Aortic Aneurysm Most Frequent Questions

How is the aneurysm detected?

The aortic aneurysms are usually detected fortuitly during an abdominal palpation by a physician or, more often, by imaging exams performed for another objective, for example: a male performs an abdominal echography to evaluate the prostate gland and an aneurysm is detected, or a female performs an echography to evaluate stones in the gallbladder or ovaries and verifies the presence of the aneurysm. The aneurysms of abdominal aorta are often identified by an abdominal echography, as they are silent. On the other hand, the most frequent form of detecting aneurysms of thoracic aorta is by a thoracic Rx.

Does every aortic aneurysm need to be treated with surgery?

No. The rupture probability is low in small aneurysms, smaller than 4 cm of diameter; then many times the chosen option is to treat the high arterial pressure and to closely follow the aneurysm to see if it grows. Many small aneurysms stay in that stage for years or decades. Each patient has a different evolution and, therefore, an abdominal echography (and, in some cases, a tomography) must be performed every 6 months for a better evaluation. The rupture chance increases once the aneurysm achieves a larger diameter, and then we must decide on what is the best treatment option: conventional surgery or endoprosthesis.

Does the aneurysm surgery have many risks?

When performed openly, with incisions on thorax or abdomen, the traditional surgery is a large-sized procedure. It presents a risk that ranges from 4% to 10% of mortality for aneurysms of abdominal aorta and up to 20% for aneurysms of thoracic aorta or thoracoabdominal aneurysms. There is also risk of complications in other organs or systems, such as lungs and kidneys, for example. Anyway, it is still a safe and very used procedure, presenting the advantage of long-term follow-up, as the procedure has several decades of existence. The endovascular surgery presents a lower risk during the procedure by being less invasive.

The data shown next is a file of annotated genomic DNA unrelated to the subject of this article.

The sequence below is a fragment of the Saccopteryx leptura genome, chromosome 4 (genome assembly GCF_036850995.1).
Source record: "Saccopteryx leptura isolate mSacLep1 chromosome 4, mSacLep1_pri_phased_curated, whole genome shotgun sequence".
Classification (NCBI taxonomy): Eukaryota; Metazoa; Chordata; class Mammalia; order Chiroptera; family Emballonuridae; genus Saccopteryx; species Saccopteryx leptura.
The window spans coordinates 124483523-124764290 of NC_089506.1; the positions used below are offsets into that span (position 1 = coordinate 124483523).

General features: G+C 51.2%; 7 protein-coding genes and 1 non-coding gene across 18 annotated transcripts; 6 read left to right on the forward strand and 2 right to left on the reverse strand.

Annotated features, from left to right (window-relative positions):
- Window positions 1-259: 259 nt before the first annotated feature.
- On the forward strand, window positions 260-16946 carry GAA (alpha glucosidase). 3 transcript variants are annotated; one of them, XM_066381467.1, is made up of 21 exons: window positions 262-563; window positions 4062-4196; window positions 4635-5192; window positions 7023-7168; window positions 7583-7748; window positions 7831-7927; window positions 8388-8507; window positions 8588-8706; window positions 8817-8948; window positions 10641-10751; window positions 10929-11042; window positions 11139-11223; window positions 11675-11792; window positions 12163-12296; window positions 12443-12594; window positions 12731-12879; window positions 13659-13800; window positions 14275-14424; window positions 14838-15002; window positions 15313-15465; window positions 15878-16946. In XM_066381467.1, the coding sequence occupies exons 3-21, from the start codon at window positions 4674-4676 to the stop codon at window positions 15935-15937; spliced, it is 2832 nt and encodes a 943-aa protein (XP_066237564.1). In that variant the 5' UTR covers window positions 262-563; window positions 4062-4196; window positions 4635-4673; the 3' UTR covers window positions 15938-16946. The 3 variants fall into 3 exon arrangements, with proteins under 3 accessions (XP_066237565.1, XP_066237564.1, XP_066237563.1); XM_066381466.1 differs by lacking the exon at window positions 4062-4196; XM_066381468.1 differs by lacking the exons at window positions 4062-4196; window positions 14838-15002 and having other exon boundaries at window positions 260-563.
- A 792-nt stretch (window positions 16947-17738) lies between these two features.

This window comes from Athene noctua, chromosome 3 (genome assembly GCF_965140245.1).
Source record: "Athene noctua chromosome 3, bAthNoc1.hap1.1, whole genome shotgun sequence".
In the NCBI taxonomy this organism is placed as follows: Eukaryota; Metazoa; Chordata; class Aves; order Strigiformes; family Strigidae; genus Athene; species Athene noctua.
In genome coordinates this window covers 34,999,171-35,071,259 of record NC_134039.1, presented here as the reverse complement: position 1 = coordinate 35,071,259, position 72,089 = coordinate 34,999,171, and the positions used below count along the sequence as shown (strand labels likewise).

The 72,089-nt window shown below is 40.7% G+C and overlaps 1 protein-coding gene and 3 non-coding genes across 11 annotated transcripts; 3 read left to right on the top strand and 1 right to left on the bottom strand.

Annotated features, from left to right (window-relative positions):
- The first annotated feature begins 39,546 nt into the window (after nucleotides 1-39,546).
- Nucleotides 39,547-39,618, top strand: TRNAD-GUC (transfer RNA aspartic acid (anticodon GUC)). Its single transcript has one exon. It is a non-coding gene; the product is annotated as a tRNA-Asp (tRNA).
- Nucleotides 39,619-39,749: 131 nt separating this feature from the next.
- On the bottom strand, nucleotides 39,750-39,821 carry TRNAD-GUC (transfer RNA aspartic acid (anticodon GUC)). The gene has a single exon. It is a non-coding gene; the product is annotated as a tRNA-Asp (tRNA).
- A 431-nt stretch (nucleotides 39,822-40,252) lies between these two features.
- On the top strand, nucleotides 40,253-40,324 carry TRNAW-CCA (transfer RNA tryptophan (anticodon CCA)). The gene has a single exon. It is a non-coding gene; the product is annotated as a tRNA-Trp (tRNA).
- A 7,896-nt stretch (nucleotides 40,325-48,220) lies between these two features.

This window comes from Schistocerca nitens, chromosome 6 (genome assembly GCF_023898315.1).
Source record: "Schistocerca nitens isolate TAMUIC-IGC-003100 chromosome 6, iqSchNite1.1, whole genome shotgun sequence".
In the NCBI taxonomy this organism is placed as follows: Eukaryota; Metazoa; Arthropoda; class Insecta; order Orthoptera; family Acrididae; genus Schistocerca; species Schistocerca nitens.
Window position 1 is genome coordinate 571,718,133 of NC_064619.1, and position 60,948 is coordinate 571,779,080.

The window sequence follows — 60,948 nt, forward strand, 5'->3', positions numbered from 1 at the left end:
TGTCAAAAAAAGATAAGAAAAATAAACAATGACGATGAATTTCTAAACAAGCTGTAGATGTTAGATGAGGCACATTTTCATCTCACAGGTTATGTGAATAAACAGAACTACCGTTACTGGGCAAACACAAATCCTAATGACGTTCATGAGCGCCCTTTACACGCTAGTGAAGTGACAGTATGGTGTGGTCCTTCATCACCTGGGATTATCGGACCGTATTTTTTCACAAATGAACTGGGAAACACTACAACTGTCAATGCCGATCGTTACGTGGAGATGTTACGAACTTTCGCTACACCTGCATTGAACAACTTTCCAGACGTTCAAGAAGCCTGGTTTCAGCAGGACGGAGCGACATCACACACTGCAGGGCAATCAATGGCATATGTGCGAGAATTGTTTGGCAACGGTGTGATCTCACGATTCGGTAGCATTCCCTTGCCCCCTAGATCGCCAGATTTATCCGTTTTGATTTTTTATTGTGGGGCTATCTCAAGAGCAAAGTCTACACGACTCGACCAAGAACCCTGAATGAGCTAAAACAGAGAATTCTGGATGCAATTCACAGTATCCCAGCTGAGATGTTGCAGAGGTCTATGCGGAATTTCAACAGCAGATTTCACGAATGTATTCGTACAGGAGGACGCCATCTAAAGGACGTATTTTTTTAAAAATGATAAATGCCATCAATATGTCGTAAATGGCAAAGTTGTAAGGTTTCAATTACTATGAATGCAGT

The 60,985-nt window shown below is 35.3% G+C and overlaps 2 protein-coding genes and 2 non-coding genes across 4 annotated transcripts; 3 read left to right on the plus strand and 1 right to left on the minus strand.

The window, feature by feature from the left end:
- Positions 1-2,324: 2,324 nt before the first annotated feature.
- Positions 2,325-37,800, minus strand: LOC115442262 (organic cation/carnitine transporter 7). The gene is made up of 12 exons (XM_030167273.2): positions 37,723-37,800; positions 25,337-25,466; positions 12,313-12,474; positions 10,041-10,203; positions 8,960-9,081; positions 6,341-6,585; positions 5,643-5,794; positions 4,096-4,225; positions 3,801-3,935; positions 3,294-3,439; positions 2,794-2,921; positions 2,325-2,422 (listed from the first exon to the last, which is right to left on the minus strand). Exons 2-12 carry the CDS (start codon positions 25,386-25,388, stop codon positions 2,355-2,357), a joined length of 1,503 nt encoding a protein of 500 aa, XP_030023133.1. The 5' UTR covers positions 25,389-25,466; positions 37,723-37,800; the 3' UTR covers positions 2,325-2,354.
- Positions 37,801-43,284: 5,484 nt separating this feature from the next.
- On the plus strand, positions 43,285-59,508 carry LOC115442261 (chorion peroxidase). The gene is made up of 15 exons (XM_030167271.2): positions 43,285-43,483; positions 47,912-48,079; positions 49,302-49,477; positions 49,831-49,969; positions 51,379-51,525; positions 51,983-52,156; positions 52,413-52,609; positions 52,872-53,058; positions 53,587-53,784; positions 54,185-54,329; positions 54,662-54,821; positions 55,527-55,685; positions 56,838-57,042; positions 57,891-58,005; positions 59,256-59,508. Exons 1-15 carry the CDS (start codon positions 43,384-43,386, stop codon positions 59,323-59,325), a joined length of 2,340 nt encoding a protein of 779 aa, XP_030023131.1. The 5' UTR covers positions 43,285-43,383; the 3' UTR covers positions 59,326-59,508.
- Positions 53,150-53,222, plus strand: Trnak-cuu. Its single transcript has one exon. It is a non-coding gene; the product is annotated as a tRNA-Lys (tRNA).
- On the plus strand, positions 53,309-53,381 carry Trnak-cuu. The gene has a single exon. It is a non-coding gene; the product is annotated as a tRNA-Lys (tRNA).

Figura 1. Multidisciplinary team

How does the endovascular technique (endoprosthesis) work?

A catheter is inserted in the femoral artery at the groin, under radioscopy (Rx film), with the endoprosthesis closed inside it, until reaching the aneurysm site. The endoprosthesis is released in such place, fixating itself inside the aorta, excluding the aneurysm from the circulation, and reinforcing the weak wall.

As this procedure is well less invasive than the open surgery, it presents lower surgical risk. However, it is not exempt of issues. As it is a relatively new procedure, the long-term results are not well-known. Leakages (endoleaks) might occur and can be usually treated as new endoprosthesis. The hospitalization time is shorter (3 days in average), and the recovery is faster.

For how much time has Clínica Saadi been using the endoprosthesis, how many cases has it been treated, and what are the results?

We have started our expertise in July, 2003, and we have performed more than 350 endovascular procedures up to December, 2010.

Can all aneurysms be treated by endovascular route?

No. We are very careful in the preoperatory evaluation because the results of the endovascular treatment are directly linked to a proper patient selection. When in doubt, in cases of aneurysms with unfavorable anatomy, with short and much angulated neck and very calcified and angulated or thin arteries, we must not insist with the indication and we have to choose the open surgery.

Is general anesthesia necessary for the endovascular surgery?

No. Most cases can be performed with regional anesthesia (peridural or epidural) and, in some cases, even with local anesthesia.

How does the team work? Which are the physicians acting?

We work with a multidisciplinary group that, besides experienced cardiovascular surgeons, has a vascular radiologist, an interventionist cardiologist, intensivist cardiologists, and anesthetists trained for aortic surgery. In our opinion, the gathering of forces of different specialties is pivotal for the highest benefit for the patient. Fortunately, we adopt a cooperative position instead of a competition among specialties.

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